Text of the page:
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Areas of Expertise

Specializing in Anxiety Treatment, Depression, Interpersonal Relationship & Grief and Loss


Stress and Anxiety can take many forms, and as a result there are several different classifications of anxiety disorders, each with its own specialized Cognitive Behavioral Therapy for anxiety treatment approach. There is overwhelming research showing that CBT is the most effective treatment for anxiety problems. Follow this link to a chart comparing the effectiveness of CBT to other treatments.


Social Anxiety/Social Phobia:  Excessive anxiety and stress about negative evaluations from others. This can be a fear of public speaking, anxiety and discomfort in casual conversations or at social functions, or a general fear that others might be looking at you. Click for more information about social anxiety treatment and diagnosis.


Obsessive-Compulsive Disorder (OCD):  Having recurring, intrusive thoughts that are anxiety-provoking or disturbing, and hard to control. It is sometimes accompanied by behaviors attempting to neutralize the stressful thoughts, such as repeating behaviors, hoarding, and ritualistic behavior.  This is frequently confused with Obsessive-Compulsive Personality Disorder, with is not an anxiety disorder, but a personality disorder characterized by excessive perfectionism, conscientiousness, or need for control. Click for more information about  OCD Treatment and Diagnosis.


Panic Attacks:  Panic Attacks, which are sometimes referred to as anxiety attacks, are excessive anxiety responses that can include rapid heart rate, sweating, dizziness, hyperventilation, feelings of losing control, and other extreme manifestations of anxiety. Although panic attacks and anxiety attacks themselves are not harmful, people often develop excessive fears about panic symptoms (Panic Disorder), which can lead to problems such as avoidance of important responsibilities, anxiety about leaving the house (Agoraphobia), and increased panic attacks.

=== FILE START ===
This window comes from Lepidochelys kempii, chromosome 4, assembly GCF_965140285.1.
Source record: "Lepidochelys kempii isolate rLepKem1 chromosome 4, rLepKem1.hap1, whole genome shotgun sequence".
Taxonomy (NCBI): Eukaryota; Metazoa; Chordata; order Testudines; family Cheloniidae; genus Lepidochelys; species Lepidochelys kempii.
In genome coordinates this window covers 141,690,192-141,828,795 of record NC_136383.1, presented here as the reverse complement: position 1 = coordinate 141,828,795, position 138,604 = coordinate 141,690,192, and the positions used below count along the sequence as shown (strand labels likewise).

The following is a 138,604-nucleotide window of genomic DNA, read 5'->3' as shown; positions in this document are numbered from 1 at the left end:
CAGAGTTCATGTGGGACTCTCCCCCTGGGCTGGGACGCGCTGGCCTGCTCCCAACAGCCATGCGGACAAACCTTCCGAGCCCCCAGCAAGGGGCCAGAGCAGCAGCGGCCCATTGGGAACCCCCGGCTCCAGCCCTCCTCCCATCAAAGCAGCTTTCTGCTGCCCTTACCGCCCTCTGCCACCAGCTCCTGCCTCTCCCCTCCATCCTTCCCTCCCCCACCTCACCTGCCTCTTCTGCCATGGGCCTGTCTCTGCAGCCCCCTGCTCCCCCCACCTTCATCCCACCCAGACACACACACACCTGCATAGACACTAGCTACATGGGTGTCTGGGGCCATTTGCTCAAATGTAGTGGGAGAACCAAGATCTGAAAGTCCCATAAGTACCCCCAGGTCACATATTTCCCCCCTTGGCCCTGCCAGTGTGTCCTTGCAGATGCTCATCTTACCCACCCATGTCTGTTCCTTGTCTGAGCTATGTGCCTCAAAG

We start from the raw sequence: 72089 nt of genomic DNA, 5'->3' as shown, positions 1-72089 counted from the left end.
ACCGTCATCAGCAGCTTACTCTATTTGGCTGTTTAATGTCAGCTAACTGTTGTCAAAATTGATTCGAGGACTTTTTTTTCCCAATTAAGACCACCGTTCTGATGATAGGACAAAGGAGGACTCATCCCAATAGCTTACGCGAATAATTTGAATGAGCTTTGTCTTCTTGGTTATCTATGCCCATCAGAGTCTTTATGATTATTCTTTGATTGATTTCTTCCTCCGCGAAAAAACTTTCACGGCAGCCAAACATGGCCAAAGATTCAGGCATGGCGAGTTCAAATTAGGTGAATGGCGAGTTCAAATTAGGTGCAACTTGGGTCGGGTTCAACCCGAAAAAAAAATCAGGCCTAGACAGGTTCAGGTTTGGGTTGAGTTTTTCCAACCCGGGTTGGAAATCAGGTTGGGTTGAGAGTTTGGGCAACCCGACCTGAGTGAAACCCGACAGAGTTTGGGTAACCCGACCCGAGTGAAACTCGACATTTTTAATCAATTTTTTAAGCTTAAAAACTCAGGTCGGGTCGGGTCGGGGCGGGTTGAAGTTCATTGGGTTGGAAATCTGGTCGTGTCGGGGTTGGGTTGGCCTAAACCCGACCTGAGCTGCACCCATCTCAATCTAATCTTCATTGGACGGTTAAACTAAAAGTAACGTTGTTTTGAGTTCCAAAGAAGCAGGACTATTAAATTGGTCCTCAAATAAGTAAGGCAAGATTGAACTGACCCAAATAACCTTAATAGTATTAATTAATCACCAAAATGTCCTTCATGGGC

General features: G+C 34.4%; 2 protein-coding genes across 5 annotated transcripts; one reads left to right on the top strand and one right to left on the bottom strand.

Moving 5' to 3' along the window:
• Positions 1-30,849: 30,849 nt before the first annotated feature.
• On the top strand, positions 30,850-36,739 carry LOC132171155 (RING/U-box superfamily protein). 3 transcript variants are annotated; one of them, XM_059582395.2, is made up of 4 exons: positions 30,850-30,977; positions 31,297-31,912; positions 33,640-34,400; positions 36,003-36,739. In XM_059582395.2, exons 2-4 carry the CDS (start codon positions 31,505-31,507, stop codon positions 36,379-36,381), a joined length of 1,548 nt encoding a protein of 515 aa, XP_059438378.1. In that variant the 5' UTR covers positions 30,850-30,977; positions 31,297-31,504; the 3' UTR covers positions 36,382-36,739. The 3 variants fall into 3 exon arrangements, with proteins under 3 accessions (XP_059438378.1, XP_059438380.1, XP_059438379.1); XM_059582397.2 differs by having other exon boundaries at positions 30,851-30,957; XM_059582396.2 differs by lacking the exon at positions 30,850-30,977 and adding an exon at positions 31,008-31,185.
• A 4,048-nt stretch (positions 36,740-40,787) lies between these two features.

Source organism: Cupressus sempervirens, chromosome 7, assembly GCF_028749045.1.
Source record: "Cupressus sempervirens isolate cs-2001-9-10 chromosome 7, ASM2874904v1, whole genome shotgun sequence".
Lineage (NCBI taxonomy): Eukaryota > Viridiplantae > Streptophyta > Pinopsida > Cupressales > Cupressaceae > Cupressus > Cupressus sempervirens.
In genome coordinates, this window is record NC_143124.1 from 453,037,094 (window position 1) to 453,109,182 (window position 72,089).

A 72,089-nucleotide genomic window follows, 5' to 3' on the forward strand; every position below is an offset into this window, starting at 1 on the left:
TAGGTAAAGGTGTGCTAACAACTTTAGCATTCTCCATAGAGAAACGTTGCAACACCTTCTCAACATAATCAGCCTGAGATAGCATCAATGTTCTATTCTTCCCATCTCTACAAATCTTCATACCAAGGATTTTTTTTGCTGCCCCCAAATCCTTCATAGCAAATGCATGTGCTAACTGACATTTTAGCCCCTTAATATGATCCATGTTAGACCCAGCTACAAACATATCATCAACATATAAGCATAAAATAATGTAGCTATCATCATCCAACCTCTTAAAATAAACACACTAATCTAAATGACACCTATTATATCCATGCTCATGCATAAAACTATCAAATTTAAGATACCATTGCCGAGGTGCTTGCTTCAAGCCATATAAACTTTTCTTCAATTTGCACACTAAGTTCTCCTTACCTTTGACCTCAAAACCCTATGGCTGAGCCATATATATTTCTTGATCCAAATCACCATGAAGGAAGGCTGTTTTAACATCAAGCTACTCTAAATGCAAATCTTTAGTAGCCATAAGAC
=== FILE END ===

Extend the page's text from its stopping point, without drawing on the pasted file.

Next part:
Posttraumatic Stress Disorder (PTSD):  An anxiety reaction to a past trauma that involves frequent intrusive memories or flashbacks of the trauma, avoidance of things that remind the person of the trauma, and an increased proneness to negative emotion. 


Phobia:  An excessive and irrational fear of specific things or places, triggering intense distress when in contact with the feared object.


Generalized Anxiety Disorder:  Persistent anxiety and worries about a number of different things that are difficult to control, and lead to a generally elevated state of anxiety and stress much of the time. This can manifest as increased stress about work, relationships, money, and others' judgments. 


Cognitive Behavioral Treatments for Anxiety Disorders are generally very effective, with up to 70-80% of people experiencing a significant reduction in anxiety symptoms after 8 to 20 sessions. 


Although CBT anxiety treatments vary by the specific problem, they usually contain some variation of the techniques below.



  • Physical relaxation techniques

  • Assessment and re-evaluation of problematic ways of thinking

  • Mindfulness techniques

  • Gradual exposure to feared stimuli until there is a reduction in fear

  • Treatment for insomnia

  • Acceptance strategies

  • Problem solving strategies


Cognitive Behavioral Therapy (CBT) is an evidence-based treatment designed to alter the damaging negative thought patterns you may have developed about yourself. The focus of CBT is to look at how your thoughts, emotions, and actions relate to each other, and how you behave as a result.